Home Comics Art Denys Cowan art that UPS lost may be at large

Denys Cowan art that UPS lost may be at large


…or “lost” as the case may be. Last weekend there was a gala art show celebrating the history of Milestone Comics. To get ready for it, Michael Davis shipped a bunch of Denys Cowan original art to the Steve Geppi Entertainment Museum via UPS. The Scoop blog has the details. Although the package was VERY securely wrapped, when it arrived, all but one piece of art had been removed, which UPS blamed on “poor packaging.”

Only an 11” x 17” pen and Ink Wolverine #125 interior page by Cowan and Bill Sienkiewicz was still in the package, and even it was partially sticking out.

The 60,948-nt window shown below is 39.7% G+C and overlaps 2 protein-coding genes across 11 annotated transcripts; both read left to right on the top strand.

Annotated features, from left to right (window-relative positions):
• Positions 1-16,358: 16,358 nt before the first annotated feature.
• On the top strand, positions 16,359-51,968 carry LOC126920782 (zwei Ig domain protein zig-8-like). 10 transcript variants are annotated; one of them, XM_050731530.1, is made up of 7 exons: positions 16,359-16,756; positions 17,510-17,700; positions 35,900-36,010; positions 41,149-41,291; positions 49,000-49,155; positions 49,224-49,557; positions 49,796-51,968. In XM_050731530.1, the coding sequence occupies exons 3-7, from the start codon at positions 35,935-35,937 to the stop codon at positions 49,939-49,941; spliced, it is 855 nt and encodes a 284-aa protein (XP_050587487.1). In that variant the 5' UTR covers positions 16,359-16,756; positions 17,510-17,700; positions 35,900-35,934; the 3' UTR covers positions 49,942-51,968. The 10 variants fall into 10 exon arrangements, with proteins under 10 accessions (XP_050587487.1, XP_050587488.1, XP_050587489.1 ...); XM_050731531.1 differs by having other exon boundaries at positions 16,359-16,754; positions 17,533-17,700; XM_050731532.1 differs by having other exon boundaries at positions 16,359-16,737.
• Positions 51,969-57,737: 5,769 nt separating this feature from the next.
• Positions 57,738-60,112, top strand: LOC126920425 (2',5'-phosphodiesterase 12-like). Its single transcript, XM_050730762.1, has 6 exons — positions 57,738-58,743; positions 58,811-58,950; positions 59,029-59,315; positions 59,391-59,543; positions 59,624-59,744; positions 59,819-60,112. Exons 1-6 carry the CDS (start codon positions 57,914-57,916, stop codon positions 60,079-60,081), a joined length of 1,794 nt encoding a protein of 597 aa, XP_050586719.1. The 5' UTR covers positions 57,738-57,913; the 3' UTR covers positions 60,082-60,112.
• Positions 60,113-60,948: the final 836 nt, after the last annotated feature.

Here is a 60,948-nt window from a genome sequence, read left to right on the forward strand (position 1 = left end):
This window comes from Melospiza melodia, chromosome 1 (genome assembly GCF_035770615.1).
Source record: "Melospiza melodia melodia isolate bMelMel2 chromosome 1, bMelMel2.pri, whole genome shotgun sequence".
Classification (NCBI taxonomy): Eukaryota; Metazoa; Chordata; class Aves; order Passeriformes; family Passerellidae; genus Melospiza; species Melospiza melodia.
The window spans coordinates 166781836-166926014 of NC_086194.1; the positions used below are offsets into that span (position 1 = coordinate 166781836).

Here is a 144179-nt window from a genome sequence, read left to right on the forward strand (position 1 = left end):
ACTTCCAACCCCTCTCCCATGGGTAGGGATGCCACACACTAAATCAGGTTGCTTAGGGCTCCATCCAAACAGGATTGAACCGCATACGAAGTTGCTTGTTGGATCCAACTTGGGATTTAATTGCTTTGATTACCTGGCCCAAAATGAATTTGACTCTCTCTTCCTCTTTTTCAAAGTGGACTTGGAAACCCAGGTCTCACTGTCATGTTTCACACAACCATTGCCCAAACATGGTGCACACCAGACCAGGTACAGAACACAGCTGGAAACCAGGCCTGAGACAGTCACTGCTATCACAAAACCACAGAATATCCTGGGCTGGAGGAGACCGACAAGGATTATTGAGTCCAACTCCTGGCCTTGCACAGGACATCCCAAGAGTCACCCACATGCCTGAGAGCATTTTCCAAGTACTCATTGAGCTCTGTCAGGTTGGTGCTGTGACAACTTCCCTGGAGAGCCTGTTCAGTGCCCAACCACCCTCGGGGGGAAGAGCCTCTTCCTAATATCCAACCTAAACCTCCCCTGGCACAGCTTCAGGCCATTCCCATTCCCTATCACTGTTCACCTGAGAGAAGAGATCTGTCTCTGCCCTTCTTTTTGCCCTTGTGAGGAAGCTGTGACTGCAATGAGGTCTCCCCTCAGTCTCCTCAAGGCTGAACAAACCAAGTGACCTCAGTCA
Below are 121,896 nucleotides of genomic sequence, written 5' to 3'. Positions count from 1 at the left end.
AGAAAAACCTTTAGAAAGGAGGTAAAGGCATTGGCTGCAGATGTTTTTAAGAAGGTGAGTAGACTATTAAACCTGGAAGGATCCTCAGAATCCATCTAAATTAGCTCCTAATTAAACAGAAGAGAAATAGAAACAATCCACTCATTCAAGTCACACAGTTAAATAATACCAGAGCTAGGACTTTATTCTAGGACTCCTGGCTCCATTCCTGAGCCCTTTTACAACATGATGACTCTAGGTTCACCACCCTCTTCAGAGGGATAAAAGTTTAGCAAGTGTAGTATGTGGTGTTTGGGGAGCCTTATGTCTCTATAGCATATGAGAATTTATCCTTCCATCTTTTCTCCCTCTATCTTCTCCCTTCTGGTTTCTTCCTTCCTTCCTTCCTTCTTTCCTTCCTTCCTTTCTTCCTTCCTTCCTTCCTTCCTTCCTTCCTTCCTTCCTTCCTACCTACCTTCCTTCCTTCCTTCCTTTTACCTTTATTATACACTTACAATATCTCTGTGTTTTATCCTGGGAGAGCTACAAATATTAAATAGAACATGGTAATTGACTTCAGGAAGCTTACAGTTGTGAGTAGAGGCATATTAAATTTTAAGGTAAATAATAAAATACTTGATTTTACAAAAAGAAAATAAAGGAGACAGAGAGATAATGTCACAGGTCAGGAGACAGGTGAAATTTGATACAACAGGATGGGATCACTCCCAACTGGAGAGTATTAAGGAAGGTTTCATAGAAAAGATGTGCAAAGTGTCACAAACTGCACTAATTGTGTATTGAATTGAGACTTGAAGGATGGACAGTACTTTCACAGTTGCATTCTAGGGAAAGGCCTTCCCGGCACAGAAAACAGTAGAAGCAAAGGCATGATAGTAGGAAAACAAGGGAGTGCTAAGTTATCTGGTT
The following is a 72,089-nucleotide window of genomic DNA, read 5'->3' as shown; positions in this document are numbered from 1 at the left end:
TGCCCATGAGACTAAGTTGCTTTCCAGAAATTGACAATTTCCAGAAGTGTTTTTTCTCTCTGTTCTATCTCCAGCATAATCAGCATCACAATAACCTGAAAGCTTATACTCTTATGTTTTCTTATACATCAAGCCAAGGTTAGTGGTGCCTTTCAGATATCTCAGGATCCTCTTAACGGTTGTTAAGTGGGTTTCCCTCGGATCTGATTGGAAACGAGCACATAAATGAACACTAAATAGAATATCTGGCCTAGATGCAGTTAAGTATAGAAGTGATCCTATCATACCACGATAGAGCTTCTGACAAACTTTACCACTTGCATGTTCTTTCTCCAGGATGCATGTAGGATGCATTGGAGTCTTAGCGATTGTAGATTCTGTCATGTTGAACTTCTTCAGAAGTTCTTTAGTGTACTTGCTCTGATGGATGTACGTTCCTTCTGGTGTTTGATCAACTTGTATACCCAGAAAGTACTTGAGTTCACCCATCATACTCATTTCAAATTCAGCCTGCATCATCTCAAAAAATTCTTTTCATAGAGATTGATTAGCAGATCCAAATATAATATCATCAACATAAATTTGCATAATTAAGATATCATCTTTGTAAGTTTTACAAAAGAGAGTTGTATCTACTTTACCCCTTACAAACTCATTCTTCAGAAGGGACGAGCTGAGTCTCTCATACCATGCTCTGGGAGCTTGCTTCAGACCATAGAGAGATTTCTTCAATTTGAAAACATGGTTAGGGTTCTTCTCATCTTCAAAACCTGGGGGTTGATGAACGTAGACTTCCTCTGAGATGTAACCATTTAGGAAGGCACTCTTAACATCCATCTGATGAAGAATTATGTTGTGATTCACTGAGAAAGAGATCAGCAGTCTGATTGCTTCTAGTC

Missing were covers and pages and concept pieces, impossible to replace items ranging from character turnarounds for Static, Rocket and Hardware to covers and interior pages from Hardware to pieces featuring Batman, Steel and more.

According to Davis, UPS has offered no explanation as to why the shipment sat in Louisville for two extra days, but they have suggested that poor packaging was to blame for the missing pages.

“So, the packing tape (used by professional movers, among others, to keep boxes sealed, hence the namepacking tape) somehow came loose, every layer simply came apart, the plastic-sealed art then fell out, the plastic opened 28 pieces of art with it, but one somehow crawled back in the box and was able to make the trip from Kentucky to Baltimore?” Davis posted in a column on ComicMix.com.